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Who me, ageist?

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How To Start Your Own Consciousness-Raising Group

this-chair-rocksI’m an activist working to end ageism: discrimination and stereotyping on the basis of age. I’ve been blogging about it since 2007 at This Chair Rocks, where you can find my bio and my research; I give talks; and I’m the voice of YoIsThisAgeist?, a Q&A blog. (Go ahead, ask me.) I want to see ageism take its place alongside racism, sexism and homophobia as a form of discrimination that’s no longer tolerable, and I want age to be included as a criterion for diversity everywhere. Why shouldn’t it be that way, especially in view of the fact that everyone ages? Which is why it drives me nuts to see “aging” used as an adjective and a pejorative—aging boomers, for example, or aging movie stars—instead of “older.”

Like most Americans, I used to be ambivalent about the prospect of growing old—until I learned more about it. It turns out that people are happiest at the beginnings and the ends of their lives. That the vast majority of Americans over 65 live independently. That the older people get, the less afraid they are of dying. I was astonished that so few people knew these easy-to-come-by facts, and radicalized by the reason: because ageism drowns out all but the negative about life after 65. Or 50, when trophy wives come on the scene; or 40, when workplace discrimination starts to kick in; or 30, when women start freaking out about being “over the hill.” The consequences, both personal and political, are disastrous. Taking advantage of longer lives means developing new roles for millions more healthy, well-educated adults, and thinking imaginatively about the kinds of intergenerational contracts an equitable future will require.

No one is born prejudiced, but attitudes about age—as well as race and gender—start to form in early childhood. We don’t question these attitudes when we’re young because they’re not about “us.” They harden into a set of truths—“just the way it is”—because these prejudices are so widespread and because they go largely unchallenged. Older people are far from immune, because they’ve had a lifetime of exposure to negative messages from advertising and the media: Old people are incompetent. Wrinkles are ugly. It’s sad to be old. When we believe those stereotypes, we feel shame and embarrassment instead of taking pride in the accomplishment of aging. That’s internalized ageism.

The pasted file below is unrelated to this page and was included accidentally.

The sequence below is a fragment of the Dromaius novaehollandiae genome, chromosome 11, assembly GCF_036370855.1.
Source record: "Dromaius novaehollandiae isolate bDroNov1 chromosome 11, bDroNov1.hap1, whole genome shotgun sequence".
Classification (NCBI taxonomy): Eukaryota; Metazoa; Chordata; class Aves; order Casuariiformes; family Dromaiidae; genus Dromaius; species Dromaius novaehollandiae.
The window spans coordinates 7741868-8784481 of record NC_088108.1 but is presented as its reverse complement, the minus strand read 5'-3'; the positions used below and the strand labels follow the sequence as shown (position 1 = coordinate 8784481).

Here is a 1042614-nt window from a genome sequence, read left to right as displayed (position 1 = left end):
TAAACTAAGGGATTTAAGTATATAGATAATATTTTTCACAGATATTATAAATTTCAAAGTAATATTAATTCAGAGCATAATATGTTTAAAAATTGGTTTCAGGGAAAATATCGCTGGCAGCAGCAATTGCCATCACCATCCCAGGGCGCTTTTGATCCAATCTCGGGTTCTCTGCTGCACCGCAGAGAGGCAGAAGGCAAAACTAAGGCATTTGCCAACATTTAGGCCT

In the 20th century, the women’s movement and the civil rights movement woke us up to entrenched systems of discrimination around us. Now it’s time to see what forces attempt to shape our aging, stop colluding, and mobilize against discrimination on the basis of age. The critical starting point is to acknowledge our own prejudices—our own internalized ageism—because change requires awareness. Everyone is biased; even in my line of work, I catch myself being ageist on a regular basis. Wherever you are and whatever you’re doing—whether you want to change the world or simply to accept and embrace your own aging—this first step is yours to take.

That’s where consciousness-raising comes in, and why I’ve written a booklet called Who me, ageist?” How To Start Your Own Consciousness-Raising Group. Consciousness-raising is a tool that uses the power of personal experiences to unpack unconscious prejudices and to call for social change. The booklet defines ageism, explains consciousness-raising, provides suggested ground rules and discussion-starters, describes the goals of a radical aging movement, and lists anti-ageism resources. Download it for free here. [link to come] I hope you’ll send in more questions for the “discussion starter” section, and additional entries for the “Anti-Ageism Resources” page.

To learn more about ageism and track what I’m up to, please sign up for my mailing list on my home page (no spam, and I won’t give your address away), “Like” my ThisChairRocks Facebook page, and follow me on twitter @thischairrocks. A movement needs a million voices. I hope yours will become one of them.

 

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